Take a read through the entire article that I have linked here in order to find out more about Binaural Beats and how you could use this as a tool for yourself and those whom you support.
Once you have thoroughly read the article simply grab yourself some headphones or earbuds, look up a binaural beat online via YouTube that fits your desired state, (for example, deep relaxation, reduced anxiety, increased concentration etc.) and you are pretty much good to go!
Cafasso, J. (October 6, 2017). Do binaural beats have health benefits? Retrieved from https://www.healthline.com/health/binaural-beats
What about making our own beats?
Drumming actually uses your entire brain and according to Northrup, "research shows that the physical transmission of rhythmic energy to the brain actually synchronizes the left and right hemispheres. So, when the logical left hemisphere and the intuitive right hemisphere of your brain begin to pulsate together, your inner guidance system – or intuition – becomes stronger" (2016).
Northrup goes on to reveal that “ listening to drum sounds regularly can have the same effect as drumming itself. The sound of drumming generates new neuronal connections in all parts of the brain. The more connections that can be made within the brain, the more integrated our experiences become. This leads to a deeper sense of self-awareness” (2016).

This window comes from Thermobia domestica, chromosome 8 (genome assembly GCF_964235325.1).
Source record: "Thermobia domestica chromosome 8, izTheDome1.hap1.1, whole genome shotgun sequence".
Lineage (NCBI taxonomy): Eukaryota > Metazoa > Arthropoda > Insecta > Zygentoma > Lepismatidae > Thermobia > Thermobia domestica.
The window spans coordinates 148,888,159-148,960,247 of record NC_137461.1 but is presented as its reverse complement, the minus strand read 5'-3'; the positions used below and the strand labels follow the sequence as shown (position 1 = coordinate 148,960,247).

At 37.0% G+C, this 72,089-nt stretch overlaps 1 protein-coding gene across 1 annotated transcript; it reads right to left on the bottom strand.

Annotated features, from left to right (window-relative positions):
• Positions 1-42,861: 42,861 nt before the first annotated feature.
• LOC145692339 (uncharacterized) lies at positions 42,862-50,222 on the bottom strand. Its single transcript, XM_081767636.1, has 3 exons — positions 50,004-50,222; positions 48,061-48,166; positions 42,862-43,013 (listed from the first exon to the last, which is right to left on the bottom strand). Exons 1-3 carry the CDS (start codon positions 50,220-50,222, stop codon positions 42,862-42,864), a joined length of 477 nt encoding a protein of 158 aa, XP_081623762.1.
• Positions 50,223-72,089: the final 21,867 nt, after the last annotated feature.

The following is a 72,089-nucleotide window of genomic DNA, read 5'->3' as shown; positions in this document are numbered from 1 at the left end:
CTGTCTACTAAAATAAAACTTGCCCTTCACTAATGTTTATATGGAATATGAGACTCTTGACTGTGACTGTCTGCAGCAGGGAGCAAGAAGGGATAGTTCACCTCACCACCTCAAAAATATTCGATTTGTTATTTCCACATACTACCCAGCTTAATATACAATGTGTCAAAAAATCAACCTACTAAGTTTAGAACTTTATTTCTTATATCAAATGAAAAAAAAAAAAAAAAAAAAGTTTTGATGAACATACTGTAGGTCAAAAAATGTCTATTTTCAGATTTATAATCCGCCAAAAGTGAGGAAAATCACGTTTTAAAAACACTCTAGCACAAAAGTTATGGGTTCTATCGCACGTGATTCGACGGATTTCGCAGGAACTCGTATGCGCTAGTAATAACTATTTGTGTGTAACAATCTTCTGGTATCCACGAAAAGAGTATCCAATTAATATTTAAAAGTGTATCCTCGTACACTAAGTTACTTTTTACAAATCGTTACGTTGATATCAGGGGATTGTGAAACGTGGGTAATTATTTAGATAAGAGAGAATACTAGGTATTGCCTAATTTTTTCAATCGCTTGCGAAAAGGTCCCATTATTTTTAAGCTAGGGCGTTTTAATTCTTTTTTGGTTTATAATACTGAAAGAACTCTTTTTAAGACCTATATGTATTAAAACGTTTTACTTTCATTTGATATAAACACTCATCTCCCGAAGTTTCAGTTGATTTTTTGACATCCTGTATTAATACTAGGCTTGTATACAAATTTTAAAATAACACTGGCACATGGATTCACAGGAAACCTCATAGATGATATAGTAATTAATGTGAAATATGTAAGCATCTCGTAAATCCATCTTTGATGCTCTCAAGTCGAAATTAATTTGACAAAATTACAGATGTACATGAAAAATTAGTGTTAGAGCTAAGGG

Additionally, drumming is a great tool to use with individuals who are hard of hearing or who may be deaf as they will be able to feel the music as they play along.
Take a peak at her article linked below for the many ways that drumming can positively impact an individual.
Northrup, (2016). 10 health reasons to start drumming. Retrieved from https://www.drnorthrup.com/health-benefits-drumming/
Click Here for 10 Health Reasons to Start Drumming
MPT News (Oct 24, 2014). Therapeutic drumming. [Video file]. Retrieved from https://www.youtube.com/watch?v=WnAbFfbVVcI
DIY Inspiration. (Jan 25, 2020). 50 easy & beautiful diy chimes from simple items. [Video file]. Retrieved from https://www.youtube.com/watch?v=T-uOHvvtePo